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All About Food: Run a check on your chicken

January 21, 2014|By Terry Markowitz
  • A chicken dish at a local restaurant. Chicken has come under scrutiny recently because of food safety infractions that have caused food-borne illnesses.
A chicken dish at a local restaurant. Chicken has come… (DON LEACH, Daily…)

The latest edition of Food & Wine magazine declares that "fish is the new chicken." Good thing, because chicken, America's most popular protein, has come under scrutiny recently because of food safety infractions that have caused food-borne illnesses.

Two major producers, Tyson and Foster Farms, have been cited in publications lately. Consumer Reports did a test of chickens from different sources, including organic brands, and found 97% of the breasts tested contained harmful bacteria, including campylobacter, salmonella and e coli.

Furthermore, The New York Times says that 40% of the poultry-related illnesses treated in hospitals are antibiotic-resistant, and that only one in 25 people who get ill are actually reporting their illness.

The Centers for Disease Control and Prevention says 48 million people a year fall sick from eating tainted foods and that "more deaths were attributed to poultry than any other commodity."

The National Chicken Council responded by saying that 100 million servings are eaten each year and 99.99% are consumed safely. It also said that eliminating all naturally occurring bacteria is not feasible and maintains that the proper cooking of poultry, to 165 degrees, kills bacteria.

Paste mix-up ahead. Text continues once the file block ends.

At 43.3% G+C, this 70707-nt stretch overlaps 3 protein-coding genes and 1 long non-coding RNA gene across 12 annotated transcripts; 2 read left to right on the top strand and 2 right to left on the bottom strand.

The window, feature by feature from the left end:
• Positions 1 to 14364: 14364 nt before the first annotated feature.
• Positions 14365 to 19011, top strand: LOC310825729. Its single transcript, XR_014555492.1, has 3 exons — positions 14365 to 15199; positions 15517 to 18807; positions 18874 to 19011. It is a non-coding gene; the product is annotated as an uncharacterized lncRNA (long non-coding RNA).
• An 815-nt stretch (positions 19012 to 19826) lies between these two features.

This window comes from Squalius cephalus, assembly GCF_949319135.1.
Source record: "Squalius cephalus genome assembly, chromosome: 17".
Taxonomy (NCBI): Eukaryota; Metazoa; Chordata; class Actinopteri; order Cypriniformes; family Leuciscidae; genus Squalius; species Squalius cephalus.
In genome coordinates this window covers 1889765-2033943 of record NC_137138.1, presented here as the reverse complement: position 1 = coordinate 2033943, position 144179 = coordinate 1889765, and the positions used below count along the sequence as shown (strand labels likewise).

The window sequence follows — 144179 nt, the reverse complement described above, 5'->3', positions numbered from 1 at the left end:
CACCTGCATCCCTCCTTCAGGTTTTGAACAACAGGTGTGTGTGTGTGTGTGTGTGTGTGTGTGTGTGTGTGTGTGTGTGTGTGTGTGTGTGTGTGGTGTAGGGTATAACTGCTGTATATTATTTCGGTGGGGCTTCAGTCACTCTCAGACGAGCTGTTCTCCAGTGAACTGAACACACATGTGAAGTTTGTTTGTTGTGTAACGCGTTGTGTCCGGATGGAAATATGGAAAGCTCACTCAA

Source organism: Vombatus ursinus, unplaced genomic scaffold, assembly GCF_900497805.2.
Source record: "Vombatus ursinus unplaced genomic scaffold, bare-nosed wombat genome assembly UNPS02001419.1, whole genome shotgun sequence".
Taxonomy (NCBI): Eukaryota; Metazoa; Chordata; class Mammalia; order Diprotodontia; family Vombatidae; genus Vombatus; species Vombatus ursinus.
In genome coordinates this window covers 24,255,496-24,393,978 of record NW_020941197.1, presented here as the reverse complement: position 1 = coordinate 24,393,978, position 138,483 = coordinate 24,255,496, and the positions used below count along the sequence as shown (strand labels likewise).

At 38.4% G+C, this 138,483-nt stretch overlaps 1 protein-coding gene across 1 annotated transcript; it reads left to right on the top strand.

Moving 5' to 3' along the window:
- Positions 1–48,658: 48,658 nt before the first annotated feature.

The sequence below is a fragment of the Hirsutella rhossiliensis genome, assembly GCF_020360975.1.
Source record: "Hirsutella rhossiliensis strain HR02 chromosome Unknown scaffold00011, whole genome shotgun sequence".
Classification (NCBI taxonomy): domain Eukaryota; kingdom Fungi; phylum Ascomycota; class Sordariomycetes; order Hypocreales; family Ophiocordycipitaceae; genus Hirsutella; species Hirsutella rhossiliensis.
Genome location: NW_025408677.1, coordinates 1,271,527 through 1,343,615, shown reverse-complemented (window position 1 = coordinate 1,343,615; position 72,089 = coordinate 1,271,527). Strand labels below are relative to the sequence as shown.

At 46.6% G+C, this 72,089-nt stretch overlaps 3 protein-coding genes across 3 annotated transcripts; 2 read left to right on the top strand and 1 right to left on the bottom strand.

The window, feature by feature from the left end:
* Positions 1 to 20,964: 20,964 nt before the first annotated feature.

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The CDC also says that the presence of salmonella is common and acceptable in raw poultry with the proviso that it be properly cooked. However, some recent studies have shown that tougher strains can withstand the 165-degree threshold.

The U.S. Department of Agriculture can only alert the public to a problem but doesn't have the authority to recall a product. That is left to the discretion of the manufacturer.

Costco recently pulled 22,000 packages of rotisserie chicken and 951 containers of chicken soup, leg quarters and chicken salad, but neither Costco nor Foster Farms recalled the raw chicken sold to consumers. Tyson did a recall after seven people were sickened, according to Food Safety News.

It is interesting to note that Sweden records zero levels of bacteria in chicken. It is also notable that the USDA announced that it will now allow four facilities in China to process poultry raised and slaughtered in the United States, Chile or Canada and then export the cooked poultry to the United States, according to the Huffington Post.

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